The life and work of an oversensitive man



Pierre-Henri Gilbert immediately rose to the challenge of removing this unfortunate and recurring label that persists of the great filmmaker; namely the reputation of a despot and a tyrant who, in his own words, had permanently "cannibalized his legacy.”


H.G Clouzot in « Brasil », 1950


Without forgetting to mention very personal and radical methods of directing actors (his companion of a time, Suzy Delair, would later confess: "We were all beaten, but it was for the best!"), we are reminded that this explains nothing of the fundamental options of this genius of evil. Indeed, these anecdotes of filming, sometimes peddled with a self-satisfied relish by the press, hungry for sensationalism, must not overshadow the profound humanity of his work. This is therefore the challenge before us in this hour of fruitful analyses. The other aspect judiciously put forward, is the formal modernity that traverses all the films of Clouzot who cares about reflecting the era for more than three decades. In passing, P.H. Gilbert reminds us that, long before the new wave, Clouzot was often perceived as a tyrannical figure, but no one asked other questions: "Is kindness a cinematographic quality? Was Kubrick a super nice guy? What about Bresson?” he says mischievously.

The idea of the master, according to our speaker, was that the camera only serves tp record and certainly cannot compensate. If there is to be a tension transmitted to the screen, it must be created on the set. We thus understood that it is a question of an absolute quest for authenticity. Not a sadistic temptation. Besides, Brigitte Bardot would be the first to claim she never acted more on point as when under the finicky eye of the filmmaker.

What identifies Clouzot the man as well as his work, Pierre-Henri Gilbert tells us, are three types of anguish. First, comes economic anguish: at the beginning of his professional life, he must not only provide for his own needs but also withstand the renewed solicitations of a forever desperate father. This fear of decline permeates his work, from The Murderer Lives at Number 21 to The Wages of Fear or The Spies.  The other source of anguish, quite naturally, is death.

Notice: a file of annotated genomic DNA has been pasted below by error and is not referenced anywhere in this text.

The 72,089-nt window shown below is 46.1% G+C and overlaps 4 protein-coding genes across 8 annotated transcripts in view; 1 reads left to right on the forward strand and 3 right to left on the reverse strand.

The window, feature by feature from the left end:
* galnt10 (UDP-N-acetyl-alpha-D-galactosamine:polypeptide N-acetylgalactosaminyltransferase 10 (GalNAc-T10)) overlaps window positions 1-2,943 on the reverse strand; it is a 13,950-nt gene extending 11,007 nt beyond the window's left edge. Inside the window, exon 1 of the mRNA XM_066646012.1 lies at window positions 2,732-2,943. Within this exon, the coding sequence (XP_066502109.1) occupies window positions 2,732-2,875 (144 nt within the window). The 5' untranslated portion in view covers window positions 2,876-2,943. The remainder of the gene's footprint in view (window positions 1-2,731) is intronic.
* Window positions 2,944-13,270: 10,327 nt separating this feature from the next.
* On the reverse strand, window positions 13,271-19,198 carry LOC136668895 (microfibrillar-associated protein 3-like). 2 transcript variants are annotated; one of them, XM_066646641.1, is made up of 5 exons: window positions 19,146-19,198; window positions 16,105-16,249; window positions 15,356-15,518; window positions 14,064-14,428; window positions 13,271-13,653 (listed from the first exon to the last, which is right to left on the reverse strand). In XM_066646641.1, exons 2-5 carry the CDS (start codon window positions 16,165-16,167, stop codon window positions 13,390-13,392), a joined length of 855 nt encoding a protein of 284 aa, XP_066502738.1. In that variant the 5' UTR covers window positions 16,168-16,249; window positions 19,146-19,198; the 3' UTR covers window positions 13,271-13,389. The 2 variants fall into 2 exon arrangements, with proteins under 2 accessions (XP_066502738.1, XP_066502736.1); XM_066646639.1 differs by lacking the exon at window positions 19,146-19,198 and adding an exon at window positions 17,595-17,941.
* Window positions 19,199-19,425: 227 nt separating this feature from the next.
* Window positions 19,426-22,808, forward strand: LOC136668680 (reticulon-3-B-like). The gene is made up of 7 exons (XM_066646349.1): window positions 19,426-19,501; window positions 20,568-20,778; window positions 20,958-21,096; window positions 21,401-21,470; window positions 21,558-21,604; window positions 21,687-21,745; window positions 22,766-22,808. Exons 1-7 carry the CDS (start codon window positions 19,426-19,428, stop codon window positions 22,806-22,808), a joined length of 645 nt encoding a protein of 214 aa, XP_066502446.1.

An extremely fragile health since childhood undoubtedly contributed to his dark character, but he will know, to our great happiness, how to channel this anguish into work. From this evil that gnaws at him, Clouzot will develop a kind of permanent distance from the things he will write down when shooting The Truth: "I'm scared. How important is a film, more or less? In the absolute, I am not able to go further than a little song. Where does this need to produce come from? Reputation, money, self-esteem, perhaps? But it is very secondary. I can work on The Truth and eat little until the end of my days. Poverty may have frightened me, but I do not really fear it anymore, so it may be a trick to stop thinking about anything. I’m afraid that this need to produce is only a way of forgetting my anguish. One always comes back to the same point; what am I doing here if the world has no meaning.” There is the third type of anguish that inhabits him, "In the absolute; I am not able to go further than a little song...". Referring to his past as a music hall composer, he seems to be on a permanent quest for legitimacy and, concerned about excellence, only sees his involvement in the cinema as a permanent penalty for bringing him to the pinnacle.*

Never satisfied with himself, having no confidence in the intuition of the first draft, he constantly erased and multiplied takes. Francois Truffaut, who did not write foolish nonsense, once said to him: "Your problem, my dear Henri-Georges, is that you want to make your best film, the best film of the year and the best film in the history of French cinema!” 

Pierre Collier



* The origin of this expression can be found in the Catholic religion. The temple of Solomon is in Jerusalem, where Jesus was tempted by the devil, who put him to the test by telling him to go up to the pinnacle, to the top of the edifice, and throw himself into the void. The expression "bring to the pinnacle," and the notion of demonic temptation have disappeared. Today, the idea of a pinnacle, is a summit where a lauded person would be carried.

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